Who else would think to ask a question like that? But it's kind of fascinating, really. And what's most fascinating is that it's barely partisan at all. In virtually every group, something like 40 percent of the respondents think Obama is bored with the whole presidenting thing. That goes for Democrats as well as Republicans; for blacks as well as whites; for the rich as well as the poor; and for liberals as well as conservatives. It's not quite a majority in any group—though it's pretty close among Hispanics and senior citizens—but an awful lot of people sure are convinced that Obama has already checked out of the Oval Office. He might want to do something about that.
Here's something that counts as good news: GDP increased in the second quarter at an annual rate of 4.0 percent. At the same time, the first quarter numbers were revised to a slightly less horrible -2.1 percent growth rate. This means, roughly speaking, that the economy has grown about 1.9 percent over the first half of the year.
Now, this is obviously nothing to write home about. A growth rate of 1 percent per quarter is pretty anemic. Still, it's better than expectations after the terrible Q1 numbers, and the rebound in Q2 suggests there really was some make-up growth. A fair amount of this growth came from inventory build-up, which is normally a reason for caution, but after two previous quarters of inventory decline it's probably not the warning sign it might otherwise be.
All in all, this is decent news. It's still not possible to say that the economy is roaring along or anything, but the Q1 number now looks like it really was an anomaly. Slowly and sluggishly, the economy is continuing to recover for the ~95 percent of us who haven't been unemployed for months or who haven't given up and exited the labor force entirely. For those people, economic growth is still slow enough to leave them behind. One good quarter is nice, but we still have a lot of work to do.
Jonathan Bernstein notes today that although filibuster reform has technically given Democrats the ability to confirm any executive branch appointment, in practice Republicans can still tie up the Senate by insisting on lengthy parliamentary delays for every nominee. And that's what they're doing:
Senate Republicans continue to impose an across-the-board virtual hold on every executive branch nomination....Republican foot-dragging has created a backlog of more than 100 nominees, almost none of whom are controversial, and some of whom have been waiting since January for Senate floor action.
....I understand that Republicans are upset about the Democrats' filibuster reform. It has robbed them of leverage over nominations — even if it's entirely their own fault for having abused that leverage. But Republicans aren’t harming Senate majority leader Harry Reid by blocking nominations. They’re harming the functioning of the U.S. government. (Perhaps it might be nice to have ambassadors appointed in a few important nations?) And they are needlessly, cruelly, messing with people’s lives. On top of all that, they’re eliminating the leverage of individual Senators. As Ted Cruz (maybe) just learned, there’s no point putting an individual hold on a nomination that is already being held up by the entire Republican caucus.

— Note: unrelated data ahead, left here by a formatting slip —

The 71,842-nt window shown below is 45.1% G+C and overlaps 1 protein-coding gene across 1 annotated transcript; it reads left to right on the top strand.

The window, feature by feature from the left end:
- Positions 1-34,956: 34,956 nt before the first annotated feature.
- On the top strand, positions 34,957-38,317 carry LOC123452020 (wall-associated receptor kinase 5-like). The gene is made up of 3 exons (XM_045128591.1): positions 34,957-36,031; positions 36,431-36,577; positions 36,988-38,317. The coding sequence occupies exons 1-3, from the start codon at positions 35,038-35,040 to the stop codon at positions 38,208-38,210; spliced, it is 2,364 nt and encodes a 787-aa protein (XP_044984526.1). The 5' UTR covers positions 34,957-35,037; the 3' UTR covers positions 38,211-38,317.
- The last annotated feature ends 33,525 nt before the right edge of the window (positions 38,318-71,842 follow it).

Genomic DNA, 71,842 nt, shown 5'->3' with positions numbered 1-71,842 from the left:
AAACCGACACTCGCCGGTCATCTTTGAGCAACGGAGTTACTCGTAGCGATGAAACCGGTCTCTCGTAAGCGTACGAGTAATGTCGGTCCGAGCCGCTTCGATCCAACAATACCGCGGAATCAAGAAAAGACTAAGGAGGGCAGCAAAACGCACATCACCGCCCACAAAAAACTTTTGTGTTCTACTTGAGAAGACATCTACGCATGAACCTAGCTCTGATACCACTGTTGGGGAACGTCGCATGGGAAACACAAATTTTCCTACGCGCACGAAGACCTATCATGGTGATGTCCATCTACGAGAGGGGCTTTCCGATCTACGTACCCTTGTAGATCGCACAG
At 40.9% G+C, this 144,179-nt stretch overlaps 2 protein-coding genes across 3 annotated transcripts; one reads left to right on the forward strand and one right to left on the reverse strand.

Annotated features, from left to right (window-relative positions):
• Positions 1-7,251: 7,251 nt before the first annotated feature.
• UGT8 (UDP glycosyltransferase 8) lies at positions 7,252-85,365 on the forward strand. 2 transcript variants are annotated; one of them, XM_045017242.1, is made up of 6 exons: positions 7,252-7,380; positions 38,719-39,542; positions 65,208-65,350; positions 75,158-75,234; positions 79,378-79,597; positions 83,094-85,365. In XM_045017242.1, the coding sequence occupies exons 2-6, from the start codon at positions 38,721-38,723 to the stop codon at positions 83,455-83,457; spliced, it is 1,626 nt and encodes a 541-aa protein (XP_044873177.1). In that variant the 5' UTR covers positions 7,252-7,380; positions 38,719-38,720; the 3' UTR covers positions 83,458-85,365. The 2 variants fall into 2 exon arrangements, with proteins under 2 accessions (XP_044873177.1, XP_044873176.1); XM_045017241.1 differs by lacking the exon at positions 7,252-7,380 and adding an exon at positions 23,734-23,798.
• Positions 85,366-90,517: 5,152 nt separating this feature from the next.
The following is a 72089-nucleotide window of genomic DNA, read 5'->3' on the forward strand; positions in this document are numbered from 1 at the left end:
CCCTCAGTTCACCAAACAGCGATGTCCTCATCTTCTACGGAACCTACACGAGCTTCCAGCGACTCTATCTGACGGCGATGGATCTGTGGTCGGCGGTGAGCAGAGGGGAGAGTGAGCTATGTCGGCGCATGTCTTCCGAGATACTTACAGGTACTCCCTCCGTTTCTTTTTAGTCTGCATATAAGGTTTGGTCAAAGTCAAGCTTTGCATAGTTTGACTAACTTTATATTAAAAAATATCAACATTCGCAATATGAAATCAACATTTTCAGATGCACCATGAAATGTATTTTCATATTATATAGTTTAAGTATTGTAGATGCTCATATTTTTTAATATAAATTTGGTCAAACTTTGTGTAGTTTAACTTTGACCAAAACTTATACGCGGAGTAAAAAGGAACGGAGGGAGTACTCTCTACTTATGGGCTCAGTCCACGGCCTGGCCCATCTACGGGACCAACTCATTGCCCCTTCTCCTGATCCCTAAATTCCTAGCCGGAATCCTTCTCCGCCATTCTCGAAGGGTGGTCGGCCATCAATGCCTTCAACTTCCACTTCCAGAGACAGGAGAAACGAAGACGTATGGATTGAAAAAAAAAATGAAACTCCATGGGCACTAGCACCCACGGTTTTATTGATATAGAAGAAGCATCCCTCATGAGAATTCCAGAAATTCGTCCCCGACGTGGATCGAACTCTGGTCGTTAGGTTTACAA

And why? For the sake, as far as I can tell, of a tantrum.
Pretty much. But this is what they've been doing all along. The point of filibustering everything and everyone has never been just to prevent a few objectionable candidates from being confirmed. It's been to tie up Senate floor time and disrupt even the routine functioning of a federal government that's under Democratic control. Even with filibuster reform they can still do that, so why should they stop now? A broken government is nothing but good news for Republicans.
Bernstein says in another post today that he's tired of hearing about political polarization. It's not really anything new, after all. That's true enough, and this is a good example. It's not a case of polarization, it's just a straightforward case of assholery. There's no principle or ideology behind this, they're merely causing dysfunction for the sake of causing dysfunction. Welcome to the modern GOP.
There's no question that the statutory text of Obamacare contains a mistake. In one of its sections, it authorizes federal subsidies only for taxpayers who enroll through a state-based exchange, not for those who enroll through the federal exchange. But was it really a mistake? Brian Beutler comments:
Right-wing activists have spent the last several months fabricating a rival narrative—a ludicrous theory of intent, in which leading Democrats meant to condition the subsidies, but decided to keep the inducement a secret from reporters, back bench members, governors, budget analysts, and health care reform advocates. This kind of deceptive argumentation is perhaps to be expected from activists. What's become incredibly frustrating to me about the Halbig brouhaha in the last few days is watching the conservative health care writers who were in the same trenches watching the same debate unfold—attempting, from a very skeptical vantage point, to explain the bill correctly—suddenly turn around and vouchsafe the Halbig Truthers.